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Thursday, January 25, 2007

Getting the vote out

Peter Hain steps into the fray once more today by repeating his well-known views on constitutional reform. Voting at 16 and a fully elected House of Lords are all reforms I can happily sign up to, but I am more cautious on the idea of compulsory voting. I do not see what benefits it will bring that can compensate for the loss of freedom of choice.

The Western Mail comment column also has reservations. They point out that people don't vote for a whole variety of reasons but that those reasons are a matter for them. Choosing to opt out of the democratic system is a valid choice, even if we might wish that fewer people would do it. They ask what the value is in having a third of voters marking 'none-of-the-above' on their ballot paper and return to the rather tired old suggestion that using new technology to make it easier for people to vote would lead to an increased turn-out.

My view is that people do not vote because they do not believe that it changes anything. It stands to reason that if we are to tackle that trend then the politicians themselves need to act to ensure that voters have a real choice and that the outcome of an election reflects the way that people have voted. We have to make politics relevant again and rebuild trust in the process before we can expect people to reciprocate with their participation.

That is not going to be easy. It is certainly not available as a quick fix in the same way as compulsory voting or easier access to ballot papers and nor should it be. Part of the answer is in the introduction of the single transferable vote system, so as to better empower individual candidates and to do away with safe seats and rotten boroughs, but the real work lies in our contact with ordinary voters and the painstaking task of engaging them in what we do and in the way that the Country and their local Council is run.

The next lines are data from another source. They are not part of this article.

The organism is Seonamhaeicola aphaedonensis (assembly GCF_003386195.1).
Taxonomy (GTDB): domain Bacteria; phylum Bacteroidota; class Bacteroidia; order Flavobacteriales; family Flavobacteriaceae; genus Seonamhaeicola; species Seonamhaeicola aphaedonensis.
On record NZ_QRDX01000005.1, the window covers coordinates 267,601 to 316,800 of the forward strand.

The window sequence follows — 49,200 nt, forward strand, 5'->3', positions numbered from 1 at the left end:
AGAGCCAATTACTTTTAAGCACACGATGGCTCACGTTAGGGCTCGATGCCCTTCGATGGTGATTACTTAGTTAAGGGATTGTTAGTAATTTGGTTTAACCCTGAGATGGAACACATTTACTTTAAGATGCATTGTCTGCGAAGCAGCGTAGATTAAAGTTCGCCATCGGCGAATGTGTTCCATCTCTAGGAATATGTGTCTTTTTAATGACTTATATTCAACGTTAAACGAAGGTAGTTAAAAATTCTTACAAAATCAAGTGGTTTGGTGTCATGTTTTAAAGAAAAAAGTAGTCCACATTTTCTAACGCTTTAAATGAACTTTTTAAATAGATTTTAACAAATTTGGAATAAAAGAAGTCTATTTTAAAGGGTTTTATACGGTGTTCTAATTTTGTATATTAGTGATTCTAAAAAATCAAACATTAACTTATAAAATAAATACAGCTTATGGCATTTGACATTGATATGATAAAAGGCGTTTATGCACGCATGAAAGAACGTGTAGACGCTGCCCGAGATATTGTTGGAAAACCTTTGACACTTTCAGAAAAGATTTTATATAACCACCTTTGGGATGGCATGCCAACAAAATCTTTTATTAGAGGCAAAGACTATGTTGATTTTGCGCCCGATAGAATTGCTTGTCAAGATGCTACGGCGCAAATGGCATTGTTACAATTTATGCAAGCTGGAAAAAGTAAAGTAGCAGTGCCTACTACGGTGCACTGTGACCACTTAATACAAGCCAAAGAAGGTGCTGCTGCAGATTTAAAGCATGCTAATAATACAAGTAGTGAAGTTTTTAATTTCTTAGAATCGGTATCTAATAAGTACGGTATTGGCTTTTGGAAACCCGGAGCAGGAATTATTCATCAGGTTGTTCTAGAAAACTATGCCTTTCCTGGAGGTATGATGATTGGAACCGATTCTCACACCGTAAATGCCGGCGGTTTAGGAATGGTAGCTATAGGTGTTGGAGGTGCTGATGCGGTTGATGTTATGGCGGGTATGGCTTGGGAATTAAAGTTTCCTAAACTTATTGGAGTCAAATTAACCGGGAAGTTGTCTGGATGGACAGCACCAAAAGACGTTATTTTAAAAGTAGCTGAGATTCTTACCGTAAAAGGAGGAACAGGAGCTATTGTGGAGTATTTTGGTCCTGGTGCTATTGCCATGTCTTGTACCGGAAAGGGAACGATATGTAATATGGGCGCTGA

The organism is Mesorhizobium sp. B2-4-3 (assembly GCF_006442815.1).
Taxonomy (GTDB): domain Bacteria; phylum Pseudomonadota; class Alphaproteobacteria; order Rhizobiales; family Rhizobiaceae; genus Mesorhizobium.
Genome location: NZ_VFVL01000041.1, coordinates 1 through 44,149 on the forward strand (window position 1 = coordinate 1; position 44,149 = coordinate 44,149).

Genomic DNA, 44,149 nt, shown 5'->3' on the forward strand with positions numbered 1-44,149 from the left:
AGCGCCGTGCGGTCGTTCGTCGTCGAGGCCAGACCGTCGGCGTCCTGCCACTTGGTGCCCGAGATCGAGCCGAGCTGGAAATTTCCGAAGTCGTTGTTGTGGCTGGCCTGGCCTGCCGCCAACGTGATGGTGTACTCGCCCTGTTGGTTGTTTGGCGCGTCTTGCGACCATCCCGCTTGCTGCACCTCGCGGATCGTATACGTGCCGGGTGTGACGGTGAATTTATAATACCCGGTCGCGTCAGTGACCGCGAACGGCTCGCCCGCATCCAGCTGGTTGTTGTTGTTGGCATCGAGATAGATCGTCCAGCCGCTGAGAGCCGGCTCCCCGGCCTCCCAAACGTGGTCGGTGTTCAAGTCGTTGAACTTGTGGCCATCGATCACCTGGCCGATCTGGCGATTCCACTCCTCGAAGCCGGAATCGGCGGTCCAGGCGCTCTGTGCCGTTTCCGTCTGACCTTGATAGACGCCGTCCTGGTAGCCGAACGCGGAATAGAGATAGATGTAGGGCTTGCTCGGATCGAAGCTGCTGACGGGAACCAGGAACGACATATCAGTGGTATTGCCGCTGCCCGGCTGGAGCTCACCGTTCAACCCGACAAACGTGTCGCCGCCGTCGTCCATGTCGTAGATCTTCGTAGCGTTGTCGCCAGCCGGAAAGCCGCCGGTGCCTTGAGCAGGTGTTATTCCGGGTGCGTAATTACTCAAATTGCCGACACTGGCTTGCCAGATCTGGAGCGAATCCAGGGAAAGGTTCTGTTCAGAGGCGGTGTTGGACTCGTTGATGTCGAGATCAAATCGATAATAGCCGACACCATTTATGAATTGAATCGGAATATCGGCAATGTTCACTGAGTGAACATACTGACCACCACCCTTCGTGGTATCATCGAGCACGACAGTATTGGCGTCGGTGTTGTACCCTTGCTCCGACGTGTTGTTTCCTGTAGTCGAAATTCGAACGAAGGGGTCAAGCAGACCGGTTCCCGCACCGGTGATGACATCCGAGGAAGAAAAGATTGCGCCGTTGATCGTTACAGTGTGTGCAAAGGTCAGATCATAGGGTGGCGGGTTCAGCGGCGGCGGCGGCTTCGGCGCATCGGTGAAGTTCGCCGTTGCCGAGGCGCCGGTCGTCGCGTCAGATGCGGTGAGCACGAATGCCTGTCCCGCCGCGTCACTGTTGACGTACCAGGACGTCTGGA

If politicians resort to advocating compulsory voting it means they've failed in their responsibility as elected representatives.

On voting at 16 - it makes no sense tinkering with just one aspect of 'coming of age' legislation. Make one age for everything and agree on it. If it can't be 16 for alcohol it shouldn't be 16 for voting.
Compulsory voting doesn't resolve the problem of disengagement, it just hides the problem.
On compulsory voting both of these points reflect what I have written. I agree with Ciaran on equalising the age of responsibility at 16.
Compulsory voting also makes staying in power easier - the opposition has to effectively tell those who voted for the current government they were wrong. People don't like that.
In a non-compulsory voting regime, you have the added dimension of persuading those who stay home to come out and vote which can be an easier task (especially those who would have voted for you but protested by staying home).
Whilst I find myself compelled to agree with Peter Hain, MP for Neath, regarding the reduction of the voting age to 16 from 18, I cannot agree with the assertion that people should be compelled to vote.

Reducing the voting age to 16.

I feel that I must agree with this proposition, if only, for the two simple reasons highlighted below:

1. Those school leavers at the age of 16 are expected to work and pay taxes yet they have no voice in how those taxes are spent. (Thus contributing to, and causing voter apathy)

2. The hypocrisy of accepting that at the age of 16 a person can make a rational choice to join the Armed Forces and may, in times of crisis, find him/herself on the frontline fighting for the very democracy that won’t allow him/her to have a voice in.

Compulsory Voting.

There is but one overriding reason why I cannot bring myself to agree with compulsory voting. The main reason is that as an advocate of Democracy, I believe in the freedom to choose. A freedom that respects peoples choice, not just who they are going to vote for but, of whether they are going to vote or not.

Many times I have heard the argument:

“Hundreds of thousands of people have sacrificed their lives, in the past, to ensure that
we have the right to vote!”

I would like to think that they sacrificed their lives to ensure that we have the freedom to choose whether we vote or not. That is true democracy – the freedom to choose. If people choose not to vote then that is their democratic right to choose that. The way I see it is that democracy is all about the freedom of choice, and that extends to the freedom to choose whether you wish to vote – or not.

Richie Northcote
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